Adversaries to generate deepfakes to bypass facial recognition

Steve Povolny, Head of McAfee Advanced Threat Research: Computer-based facial recognition, in its earliest forms, has been around since the mid-1960s. While dramatic changes have since taken place, the underlying concept remains: it provides a means for a computer to identify or verify a face.

There are many use cases for the technology, most related to authentication and to answer a single question: is this person who they claim to be?

The pace of technology has brought increased processing power, memory and storage to facial recognition technology. New products have leveraged facial recognition in innovative ways to simplify everyday life, from unlocking smart phones, to passport ID verification in airports, and even as a law enforcement aid to identify criminals on the street.

One of the most prevalent enhancements to facial recognition is the advancement of artificial intelligence (AI). A recent manifestation of this is deepfakes, an AI-driven technique producing extremely realistic text, images, and videos that are difficult for humans to discern real from fake. Primarily used for the spread of misinformation, the technology leverages capabilities.

Generative Adversarial Networks (GANs) are a recent analytic technology that, on the downside, can create fake but incredibly realistic images, text, and videos. Enhanced computers can rapidly process numerous biometrics of a face, and mathematically build or classify human features, among many other applications. While the technical benefits are impressive, underlying flaws inherent in all types of models represent a rapidly growing threat, which cyber criminals will look to exploit.

As technologies are adopted over the coming years, a very viable threat vector will emerge, and we predict adversaries will begin to generate deepfakes to bypass facial recognition. It will be critical for businesses to understand the security risks presented by facial recognition and other biometric systems and invest in educating themselves of the risks as well as hardening critical systems.

The deepfake battle against biometrics

Frederic Ho, Vice President, APAC, Jumio Corporation: The use of biometrics and facial recognition technology has recently gained recognition from regulatory bodies as the next generation of measures to verify individuals’ digital identities during the onboarding process. This is currently being reflected in many countries’ KYC regulations.

However, many biometrics and liveness detection solutions in use today are inadequate in safeguarding against online identity impersonations, especially with the rise of deepfake technology.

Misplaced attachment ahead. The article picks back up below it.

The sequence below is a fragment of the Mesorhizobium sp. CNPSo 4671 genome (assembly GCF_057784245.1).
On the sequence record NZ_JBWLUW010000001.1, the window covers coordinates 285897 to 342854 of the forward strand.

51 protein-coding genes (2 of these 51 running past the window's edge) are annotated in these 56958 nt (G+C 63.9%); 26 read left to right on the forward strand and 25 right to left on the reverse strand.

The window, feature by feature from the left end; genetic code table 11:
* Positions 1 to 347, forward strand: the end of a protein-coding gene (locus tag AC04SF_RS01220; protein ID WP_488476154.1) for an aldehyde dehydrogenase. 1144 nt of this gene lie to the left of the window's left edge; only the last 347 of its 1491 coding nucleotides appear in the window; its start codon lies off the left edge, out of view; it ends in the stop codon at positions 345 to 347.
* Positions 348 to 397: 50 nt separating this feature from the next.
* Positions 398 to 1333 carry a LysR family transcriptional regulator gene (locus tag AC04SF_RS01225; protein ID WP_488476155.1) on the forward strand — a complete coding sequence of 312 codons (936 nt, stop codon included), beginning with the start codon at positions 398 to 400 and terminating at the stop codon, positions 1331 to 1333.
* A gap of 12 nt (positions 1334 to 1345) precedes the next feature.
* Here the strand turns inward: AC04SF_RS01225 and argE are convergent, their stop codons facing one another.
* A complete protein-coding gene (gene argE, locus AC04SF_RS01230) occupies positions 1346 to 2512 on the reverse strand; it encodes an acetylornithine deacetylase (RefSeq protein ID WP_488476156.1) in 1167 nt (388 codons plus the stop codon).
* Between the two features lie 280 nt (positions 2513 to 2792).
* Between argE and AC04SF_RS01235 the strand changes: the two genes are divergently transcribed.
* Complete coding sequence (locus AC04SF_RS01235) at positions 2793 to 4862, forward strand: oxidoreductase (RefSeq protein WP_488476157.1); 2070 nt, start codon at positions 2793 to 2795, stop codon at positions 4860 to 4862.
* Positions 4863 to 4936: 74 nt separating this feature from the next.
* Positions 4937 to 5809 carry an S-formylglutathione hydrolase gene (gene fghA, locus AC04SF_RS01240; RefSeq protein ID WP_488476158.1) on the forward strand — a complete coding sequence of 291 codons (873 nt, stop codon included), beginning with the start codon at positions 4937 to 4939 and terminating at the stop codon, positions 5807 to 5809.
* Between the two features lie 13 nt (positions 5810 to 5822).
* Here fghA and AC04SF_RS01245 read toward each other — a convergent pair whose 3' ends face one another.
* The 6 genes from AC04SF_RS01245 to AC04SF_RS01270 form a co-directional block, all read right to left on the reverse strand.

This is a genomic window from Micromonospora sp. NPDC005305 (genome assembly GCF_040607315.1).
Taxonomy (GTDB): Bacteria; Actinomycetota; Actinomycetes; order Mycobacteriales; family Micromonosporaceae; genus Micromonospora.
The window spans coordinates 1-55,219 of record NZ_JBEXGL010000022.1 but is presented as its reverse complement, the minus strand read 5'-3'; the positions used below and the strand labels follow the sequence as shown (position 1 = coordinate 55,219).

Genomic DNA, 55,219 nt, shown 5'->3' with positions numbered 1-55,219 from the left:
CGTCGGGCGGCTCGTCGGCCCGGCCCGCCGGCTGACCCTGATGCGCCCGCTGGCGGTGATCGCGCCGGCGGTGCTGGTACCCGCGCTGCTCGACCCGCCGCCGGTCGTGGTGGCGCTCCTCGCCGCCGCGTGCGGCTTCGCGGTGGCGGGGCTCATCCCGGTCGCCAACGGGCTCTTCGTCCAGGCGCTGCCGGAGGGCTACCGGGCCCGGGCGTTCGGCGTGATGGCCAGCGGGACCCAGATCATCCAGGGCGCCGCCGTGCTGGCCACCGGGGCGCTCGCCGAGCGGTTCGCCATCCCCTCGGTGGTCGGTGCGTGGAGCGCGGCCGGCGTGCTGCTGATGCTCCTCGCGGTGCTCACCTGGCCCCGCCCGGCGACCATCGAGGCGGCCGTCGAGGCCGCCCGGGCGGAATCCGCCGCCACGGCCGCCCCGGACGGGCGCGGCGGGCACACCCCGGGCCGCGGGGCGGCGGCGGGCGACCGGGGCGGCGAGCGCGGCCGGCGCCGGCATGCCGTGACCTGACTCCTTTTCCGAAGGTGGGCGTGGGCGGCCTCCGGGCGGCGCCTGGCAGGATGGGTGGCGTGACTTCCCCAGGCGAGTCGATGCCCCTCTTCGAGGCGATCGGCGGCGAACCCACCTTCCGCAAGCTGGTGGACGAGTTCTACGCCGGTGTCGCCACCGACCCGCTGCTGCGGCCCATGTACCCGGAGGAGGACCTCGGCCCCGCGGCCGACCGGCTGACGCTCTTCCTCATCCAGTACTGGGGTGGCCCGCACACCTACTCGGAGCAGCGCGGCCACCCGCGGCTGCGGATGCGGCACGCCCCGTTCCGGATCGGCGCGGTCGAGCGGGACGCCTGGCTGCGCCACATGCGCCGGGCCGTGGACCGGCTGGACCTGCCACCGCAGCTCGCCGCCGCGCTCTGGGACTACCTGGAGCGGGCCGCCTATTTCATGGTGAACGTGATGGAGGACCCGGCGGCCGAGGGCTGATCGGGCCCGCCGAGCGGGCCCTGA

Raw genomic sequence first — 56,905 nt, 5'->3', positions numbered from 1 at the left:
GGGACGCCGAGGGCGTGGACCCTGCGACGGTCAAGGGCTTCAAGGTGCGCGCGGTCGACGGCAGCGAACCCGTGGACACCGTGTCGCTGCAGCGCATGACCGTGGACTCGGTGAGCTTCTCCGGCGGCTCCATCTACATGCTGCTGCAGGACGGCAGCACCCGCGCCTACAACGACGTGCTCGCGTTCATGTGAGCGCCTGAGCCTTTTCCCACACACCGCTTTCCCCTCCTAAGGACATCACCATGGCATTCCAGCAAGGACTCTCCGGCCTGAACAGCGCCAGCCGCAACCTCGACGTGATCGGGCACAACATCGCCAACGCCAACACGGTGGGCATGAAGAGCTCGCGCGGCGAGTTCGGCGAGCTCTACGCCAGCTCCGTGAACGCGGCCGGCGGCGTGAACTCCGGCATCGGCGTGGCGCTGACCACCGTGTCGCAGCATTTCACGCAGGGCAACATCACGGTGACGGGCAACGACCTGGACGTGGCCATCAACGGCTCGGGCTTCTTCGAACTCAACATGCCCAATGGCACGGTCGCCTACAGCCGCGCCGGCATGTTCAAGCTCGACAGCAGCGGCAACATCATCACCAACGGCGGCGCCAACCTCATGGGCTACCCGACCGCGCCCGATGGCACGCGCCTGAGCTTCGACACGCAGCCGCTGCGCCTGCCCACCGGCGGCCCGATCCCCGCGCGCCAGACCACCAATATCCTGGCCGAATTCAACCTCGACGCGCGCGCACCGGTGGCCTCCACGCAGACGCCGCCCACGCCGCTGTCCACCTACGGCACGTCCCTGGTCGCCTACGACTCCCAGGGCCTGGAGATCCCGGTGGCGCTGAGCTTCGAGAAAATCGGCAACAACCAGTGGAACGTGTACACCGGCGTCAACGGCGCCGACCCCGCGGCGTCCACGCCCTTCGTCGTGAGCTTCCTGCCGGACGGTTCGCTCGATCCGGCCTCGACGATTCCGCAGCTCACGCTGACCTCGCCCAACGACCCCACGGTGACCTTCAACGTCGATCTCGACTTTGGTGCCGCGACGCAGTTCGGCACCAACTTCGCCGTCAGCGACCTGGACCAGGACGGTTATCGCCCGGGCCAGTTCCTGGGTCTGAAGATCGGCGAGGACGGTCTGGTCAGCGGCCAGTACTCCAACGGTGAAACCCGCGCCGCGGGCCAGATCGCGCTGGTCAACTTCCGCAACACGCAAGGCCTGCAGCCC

Deepfake technology isn’t just being leveraged to sway public opinion or embarrass political officials; it’s being used to perpetrate online fraud and bypass traditional biometric authentication. Advanced deepfake tools have the ability to transform 2D static ‘selfie’ images of an individual into a high-resolution clip of that person performing movements or pronouncing words in a lifelike manner.

Sometimes liveness detection methodologies ask users to blink, smile, turn/nod, watch colored flashing lights, make random faces, speak random numbers and much more. Sadly, most of these legacy techniques are easily spoofed by deepfakes.

With the automation of image extraction and simulation of liveness using deepfake technologies, bad actors could automate batched attacks on any business system, potentially resulting in thousands of account openings using fraudulent identities.

Some common examples of liveness spoofs include:

  • Photo attack: The attacker uses someone’s photo, which is printed or displayed on a digital device. Often, for example, a pencil or ruler can be held horizontally and swiped vertically between the photo and the camera to simulate blinking.
  • Animated avatar attack: A more sophisticated way to trick the system utilizes a regular photo that is quickly animated by software and transformed into a lifelike avatar of the fraud victim. The attack enables on-command ‘puppet’ facial movements (blink, node, smile, etc.) that can look very convincing to the camera.
  • 3D mask attack: With this attack, a mask is worn by a fraudster with the eye holes cut out to fool the liveness detection tool. It’s even more difficult to detect this trick than a face video, because in addition to natural eye movements, the fraudster’s face appears to exhibit the same 3D depth as a real human face.

Organizations looking to implement eKYC technologies should prioritize the adoption of certified liveness detection solutions to fortify their defense against fraudulent attempts.  

Online verification processes that leverage AI to detect human liveness attributes, lighting, and the presence of missing pixels – an indication of a reproduced video – are highly effective in rendering deepfakes ineffective.